The tribunal’s assertion that the professor’s actions do not constitute religious discrimination is certainly arguable; harassment took place and it’s impossible to see any basis for it other than religious affiliation. Some of the academics who opposed the chaplaincy initiative stated their case more plainly when they declared point-blank at a rally in 2011 that they don’t want organizations with religious ties offering any work programs or volunteer experiences on campus.

Given the very strong relationship between religious belief and philanthropy, it’s hard to imagine where those volunteer opportunities will come from if organizations with religious ties are excluded. We have been witnessing an ongoing marginalization of religion in public life for several decades, so it’s quite possible that religious groups will be deemed to no longer fit with popular notions of who belongs on campus. Only a vigourous defence of campus free speech now — including the right to express ideas Catholics may dislike — will help prevent that from happening.

Published in Joanne McGarry

TORONTO - Political lobbying is not just about what you say, it’s how you say it, according to a pair of Conservative MPs. That was just one of the tips Stephen Woodworth and Brad Trost gave to those attending the National Pro Life Conference.

“Although I am in Parliament, I happen to believe that the world does not stop and end inside the House of Commons,” said Woodworth, MP for Kitchener Centre. “The real important work that needs to be done is outside the chamber of the House of Commons.”

Much of this has to do with language and scope, Woodworth told those attending the third and final day of the conference hosted by Alliance for Life Ontario in Toronto Oct. 25-27.

Woodworth said too many MPs are pre-occupied with the word abortion. By adjusting the language and widening the scope of the message, the pro-life movement will garner more support by avoiding sensitive words — something Woodworth admits is easier said than done.

“People don’t necessarily take away from words the meaning that I take away from them,” Woodworth said. “We have members of Parliament who are actually suggesting, in relation to Motion 312, that the Prime Minister should have a veto over the independence of backbench MPs.”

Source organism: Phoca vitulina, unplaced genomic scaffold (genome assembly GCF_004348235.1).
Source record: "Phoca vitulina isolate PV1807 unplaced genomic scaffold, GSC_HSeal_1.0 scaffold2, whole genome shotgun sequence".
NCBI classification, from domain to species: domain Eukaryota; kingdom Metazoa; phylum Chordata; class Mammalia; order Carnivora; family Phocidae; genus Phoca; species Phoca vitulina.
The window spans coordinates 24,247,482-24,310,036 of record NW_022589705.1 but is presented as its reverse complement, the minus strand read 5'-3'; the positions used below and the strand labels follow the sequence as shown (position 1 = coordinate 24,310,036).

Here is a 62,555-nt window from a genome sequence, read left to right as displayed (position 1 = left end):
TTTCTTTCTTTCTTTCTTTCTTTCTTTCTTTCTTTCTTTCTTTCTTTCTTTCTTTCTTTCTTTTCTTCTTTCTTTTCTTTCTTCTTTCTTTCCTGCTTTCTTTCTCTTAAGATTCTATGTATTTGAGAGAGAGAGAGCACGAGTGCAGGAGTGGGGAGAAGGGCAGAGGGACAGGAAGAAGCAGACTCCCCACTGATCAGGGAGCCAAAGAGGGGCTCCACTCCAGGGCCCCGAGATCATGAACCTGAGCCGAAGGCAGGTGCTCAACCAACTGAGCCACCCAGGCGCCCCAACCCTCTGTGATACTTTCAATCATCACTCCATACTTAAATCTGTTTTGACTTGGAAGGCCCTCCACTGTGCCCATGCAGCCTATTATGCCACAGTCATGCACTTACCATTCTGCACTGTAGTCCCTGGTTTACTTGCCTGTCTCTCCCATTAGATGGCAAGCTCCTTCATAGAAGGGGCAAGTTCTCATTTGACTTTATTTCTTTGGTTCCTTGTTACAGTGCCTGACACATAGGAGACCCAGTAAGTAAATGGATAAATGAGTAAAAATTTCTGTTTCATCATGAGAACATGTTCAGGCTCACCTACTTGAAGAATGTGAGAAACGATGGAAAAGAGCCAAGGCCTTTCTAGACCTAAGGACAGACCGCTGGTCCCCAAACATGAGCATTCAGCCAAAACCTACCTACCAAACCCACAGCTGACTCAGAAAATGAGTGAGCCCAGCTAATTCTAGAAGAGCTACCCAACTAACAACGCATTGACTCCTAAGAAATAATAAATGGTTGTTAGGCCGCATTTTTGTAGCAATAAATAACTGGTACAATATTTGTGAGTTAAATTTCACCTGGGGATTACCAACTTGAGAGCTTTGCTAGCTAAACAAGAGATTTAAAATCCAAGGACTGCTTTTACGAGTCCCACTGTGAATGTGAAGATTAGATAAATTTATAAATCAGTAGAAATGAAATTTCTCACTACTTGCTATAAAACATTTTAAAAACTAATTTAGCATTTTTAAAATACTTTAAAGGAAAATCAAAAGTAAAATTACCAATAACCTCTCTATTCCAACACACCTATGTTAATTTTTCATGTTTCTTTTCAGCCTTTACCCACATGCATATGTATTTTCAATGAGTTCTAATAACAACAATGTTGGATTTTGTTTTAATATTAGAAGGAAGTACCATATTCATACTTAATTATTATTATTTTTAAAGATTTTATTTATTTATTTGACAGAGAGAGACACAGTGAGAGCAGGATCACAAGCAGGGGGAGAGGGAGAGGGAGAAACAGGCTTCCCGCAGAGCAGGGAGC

Woodworth said some MPs “couldn’t see the democratic tradition and the value of backbench independence” and “they were willing to sacrifice because of their pre-occupation with the word abortion.”

Although Motion 312 — Woodworth’s motion for a debate on when life begins — did not mention the word abortion, it led to its failure.

But Woodworth does not completely blame the failure on those MPs pre-occupied with abortion — pro-lifers are at fault too for not being able to adapt how they communicate their message.

“If you simply go in with your truth and you fail to recognize the truths that others are concerned about, you won’t make that connection, you won’t develop that relationship and you won’t be listened to,” he said. “If you cannot convince someone that a child is a human being before birth you are not going to convince them about abortion.”

While Woodworth focused heavily on how to convey the message, Trost addressed how to understand a politician’s position on the pro-life cause.

“The weakest link in Canada’s pro-life movement has been political,” said Trost, MP for Saskatoon-Humboldt. “In Canada we know the political aspect is very important and the political aspect needs to change and evolve and we need legislation to start moving it forward.”

As a Liberal turned Conservative, but a constant pro-life supporter, Trost cautioned the audience to never assume which way a politician will vote.

“People don’t actually know what they’re voting for or what they’re voting on (when electing politicians),” said Trost.

“Politicians can do one thing in Ottawa and another thing in the constituency. People are shocked when they find that out.”

He continued by stressing the importance of checking an MP’s voting records to see who stands strongly on either side of the issue, but also exposes those in the middle who’d be easier to influence.

“If you don’t know where your MP has voted, get involved, talk to them. A lot of these people who have come in from professional careers may not have fixed views. "

Published in Canada

OTTAWA - Pro-life activist and Queen’s Diamond Jubilee Medalist Linda Gibbons is back in prison, certain she is doing God’s work for praying outside an abortion facility.

Police moved in and arrested her Oct. 30 after the 64-year-old great-grandmother prayed outside of the Morgentaler abortuary on Hillsdale Avenue in Toronto, breaking a temporary injunction prohibiting demonstrators from coming too close to the facility and impeding its business.

Gibbons carried her usual sign depicting a picture of an infant and the words: “Why Mom? When I have so much to give.” Police moved in after about an hour and a half and arrested Gibbons.

“We will remain free in our love, we will not be coerced by the government to turn our backs on the unborn child,” Gibbons told CCN in an exclusive phone interview from Toronto days before her latest arrest. “If that lands us in court, that’s a gift, another providential opportunity to do the Lord’s work.

“When hoping and praying become a criminal activity, where is our freedom?” she asked.

Gibbons said her fellow inmates often ask her how she can stand the confinement, and being away from her family.